Author Archives: leewatkins

Hegel, Reason, and the Unhappy Consciousness

As the sun sets in Canto II of Dante’s Inferno, the pilgrim, Dante himself, explains that he is not worthy to undertake the journey, through Hell and Purgatory, to Heaven. I lack the strength and skill, he says. The poet … Continue reading

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The “Specific Shape” of Stories (Notes on Hegel’s Phenomenology of Spirit §§678-679)

For Hegel, the limitation of religion is that it relies on “picture-thinking.” A religion is based around the interpretation of a number of stories, images, and rituals designed to show the human spirit the truth about itself and its place … Continue reading

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Conscience and the Perfection of Religion (Notes on Hegel’s Phenomenology of Spirit §§677-678)

Conscience holds the moral truth within itself. Instead of waiting for the day of judgement, conscience judges its own actions in the here and now. But conscience is fooling itself. The universal law that the moral self-consciousness holds within itself, … Continue reading

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Notes on Hegel’s Phenomenology of Spirit §§674-677: Heaven and the Underworld

In the ancient Greek conception of “the underworld,” the shades that dwell there are individual souls still, as they were in the world above. They are still cut off from the unknown, unknowable, and universal “fate” that determines the outcomes … Continue reading

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Notes on Hegel’s Phenomenology of Spirit §§673-674

“Religion” is a concept that Hegel develops throughout his Phenomenology of Spirit. Here I’m going to look at the most abstract concept of religion that Hegel provides, the most minimal notion of what a religion must be in order to … Continue reading

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Notes on Christopher Isherwood’s Goodbye to Berlin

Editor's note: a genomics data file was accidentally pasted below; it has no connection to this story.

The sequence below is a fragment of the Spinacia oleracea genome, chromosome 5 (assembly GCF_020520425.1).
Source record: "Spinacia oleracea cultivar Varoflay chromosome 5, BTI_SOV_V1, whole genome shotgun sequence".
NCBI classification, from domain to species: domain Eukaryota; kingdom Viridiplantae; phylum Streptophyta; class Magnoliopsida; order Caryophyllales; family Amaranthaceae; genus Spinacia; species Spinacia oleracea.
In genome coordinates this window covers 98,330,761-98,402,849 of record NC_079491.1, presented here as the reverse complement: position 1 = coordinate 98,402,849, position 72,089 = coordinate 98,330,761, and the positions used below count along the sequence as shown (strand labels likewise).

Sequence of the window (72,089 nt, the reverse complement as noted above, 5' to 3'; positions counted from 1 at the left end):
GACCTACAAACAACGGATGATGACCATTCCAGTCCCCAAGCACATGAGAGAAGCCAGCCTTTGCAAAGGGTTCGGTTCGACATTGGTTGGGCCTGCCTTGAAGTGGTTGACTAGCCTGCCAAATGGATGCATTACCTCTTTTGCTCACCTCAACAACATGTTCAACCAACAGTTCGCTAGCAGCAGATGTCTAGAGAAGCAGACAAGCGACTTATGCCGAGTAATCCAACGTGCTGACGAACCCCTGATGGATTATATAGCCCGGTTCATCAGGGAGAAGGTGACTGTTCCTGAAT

The sun is shining and Berlin belongs to Hitler, is the almost final thought of Christopher Isherwood’s Goodbye to Berlin. Christopher catches his reflection in a shop window and is horrified to see that he is smiling: sunshine is still … Continue reading

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Notes on David S. Wills: Burroughs on Civilisation, Hallucination, and Telepathy

For William Burroughs, the nuclear attack on Hiroshima and Nagasaki is a dividing point in history, marking the moment that Western civilisation finally ended. Could you really call a people capable of such an atrocity “civilised”? And so without civilisation, … Continue reading

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The Pendulum

In Chapter 5 of his book about the philosopher Leibniz, Gilles Deleuze ponders whether he should keep working this evening, or go to a nightclub. He’s not firmly in favour of either and he seems to prefer first the one … Continue reading

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Beats and Hippos

And the Hippos were Boiled in their Tanks is an early work of the Beat Generation, written in the winter of 1944-45 by William Burroughs and Jack Kerouac together, or separately in that they take it in turns throughout the … Continue reading

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Zipporah

Life into art: taking what you find, a smokestack or a button, and finding what is abstract in it, and thereby transmuting it into art. Miller, of course, the great example. Even in a button you can find the stuff … Continue reading

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